Kermit Snelson on Sat, 27 Jul 2002 21:46:51 +0200 (CEST)

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RE: <nettime> how to defeat activism

> Corporate media is designed to sell... process activism
> through it and you end up with "commodified dissent"... is
> that your argument?  Perhaps it's an attempt at subverting
> pop culture?

I think the term "commodified dissent" is a bit too mild for what I'm
claiming.  Under Negri and Jameson (et alia), the ideology of progressive
activism has degenerated far beyond what was formerly simple, harmless
"commodified dissent."  In fact, it has now become the developed world's
first version of a primitive Polynesian cargo cult.

The first stages of this development took place in the 1960s, when Marcuse
divorced radical theory from the economic concerns of working people and
cast it instead around psychological "issues" of identity formation and
sexual awakening.  And so the tool developed by Karl Marx for the use of
working people and statesmen degenerated into something that could seriously
interest only confused adolescents.  This well-heeled adolescent confusion
did, however, create vast fortunes for record companies, rock stars, drug
dealers, and even a few university professors.  "Commodified dissent" was

Some of those adolescents, as they grew older, eventually discovered that
activism based on such theories wasn't accomplishing much in the world of
grownups.  And more importantly, it wasn't supporting them in the style to
which they had grown accustomed as children.  And so they founded businesses
like ecotourism, which cart their customers over vast distances so they can
trample and disturb the fragile things they care so much about.  Like "The
Body Shop", which decorates the world's swank retail districts and duty-free
airport concourses with posters of picturesque poor people.  Like "Ben &
Jerry's", the Unilever subsidiary that allows people to express their deep
concern over the rape of the Earth by eating ice cream with names like
"Rainforest Crunch."  And now the new chain of retail "Fair Trade"
storefronts brought to you by the Global Exchange organization, the goal of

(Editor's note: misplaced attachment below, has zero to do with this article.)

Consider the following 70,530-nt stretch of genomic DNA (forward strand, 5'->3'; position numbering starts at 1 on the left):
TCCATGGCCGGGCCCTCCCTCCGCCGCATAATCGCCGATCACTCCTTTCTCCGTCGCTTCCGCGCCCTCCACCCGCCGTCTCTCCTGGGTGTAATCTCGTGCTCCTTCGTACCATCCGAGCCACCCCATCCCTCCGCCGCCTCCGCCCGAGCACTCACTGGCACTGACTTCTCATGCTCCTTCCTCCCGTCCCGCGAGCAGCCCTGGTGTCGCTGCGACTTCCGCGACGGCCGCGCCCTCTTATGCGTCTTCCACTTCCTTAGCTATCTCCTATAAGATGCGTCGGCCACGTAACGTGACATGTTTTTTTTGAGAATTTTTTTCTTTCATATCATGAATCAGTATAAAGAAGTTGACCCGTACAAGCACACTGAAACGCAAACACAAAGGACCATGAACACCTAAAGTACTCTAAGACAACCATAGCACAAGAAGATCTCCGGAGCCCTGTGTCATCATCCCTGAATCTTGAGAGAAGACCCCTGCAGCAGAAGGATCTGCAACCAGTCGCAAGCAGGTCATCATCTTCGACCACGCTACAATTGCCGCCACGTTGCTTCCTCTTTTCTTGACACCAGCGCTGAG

which apparently is to do for the world's traditional, tourist-oriented
aboriginal craft stands what Starbucks did for the world's coffee houses.
And since any new industry needs a new legal framework, the university
progressives have now been put to work on a jurisprudence of the marketably
picturesque, granting intellectual property rights and other forms of legal
personality to the native cultures, species and even scenery (which the
international securities trade calls "hospitality assets") on which such
businesses depend.  Welcome to "commodified dissent", Phase II.

The third and final stage in the cultural logic of late activism then comes
to pass just as the world's free and civilized peoples are now on their way
back into an age of lawless slavery to unaccountable masters.  The developed
world's most prestigious universities, just as the doomed Paiute Indian
tribes in the USA did during the 1890s, have responded to this grim prospect
by producing prophets of the Ghost Dance.  Think of today's academic talk of
street theater and other forms of artistic activism, of learned discourses
by Félix Guattari about liberating the world through a revival of
"aboriginal subjectivities," of chained-together Zerzanites at WTO meetings,
of monographs from Australian universities touting the liberatory benefits
of a copyrighted Dreamtime, while reading this:

     "In January 1889, a Paiute Indian, Wavoka, or Jack Wilson, had a
revelation during a total eclipse of the sun. It was the genesis of a
religious movement that would become known as the Ghost Dance. It was this
dance that the Indians believed would reunite them with friends and
relatives in the ghost world. As the movement spread from tribe to tribe, it
soon took on proportions beyond its original intent and desperate Indians
began dancing and singing the songs that would cause the world to open up
and swallow all other people while the Indians and their friends would
remain on this land, which would return to its beautiful and natural state.
The unity and fervor that the Ghost Dance Movement inspired, however,
spurred only fear and hysteria among white settlers which ultimately
contributed to the events ending in the massacre at Wounded Knee." [1]

Closely allied with the latter-day Ghost Dance prophets are today's
"tactical media" theorists.  They have invented the developed world's first
version of the cargo cults that originally appeared among the doomed native
cultures of Polynesia in the 1930s, spreading the gospel of a New
Dispensation based on consumer electronics.  And this message goes far
beyond their advocacy of intellectual consumption rather than production, or
their "aesthetic of poaching, tricking, reading, speaking, strolling,
shopping, desiring" [2].  For that would simply be an updated version of
secretly spitting into massa's meal in the kitchen before serving it to him
in the dining room.

No, the modern "cargo cult" of consumer electronics goes far beyond this,
even to the point of forecasting that the consumer electronics revolution
will create a post-human cybernetic subject that will evolve in biological
symbiosis with its machines and eventually free mankind forever from all
forms of physical bondage.  Of course, this kind of talk delights consumer
electronics manufacturers like Motorola, who have indeed recently shown
themselves to be more than happy to fund such very scientific results.  And
thus we have reached "commodity dissent" in its highest and final form.
Just as it proved to be for the American Indians and the Polynesians.  The
rest is silence.

Kermit Snelson


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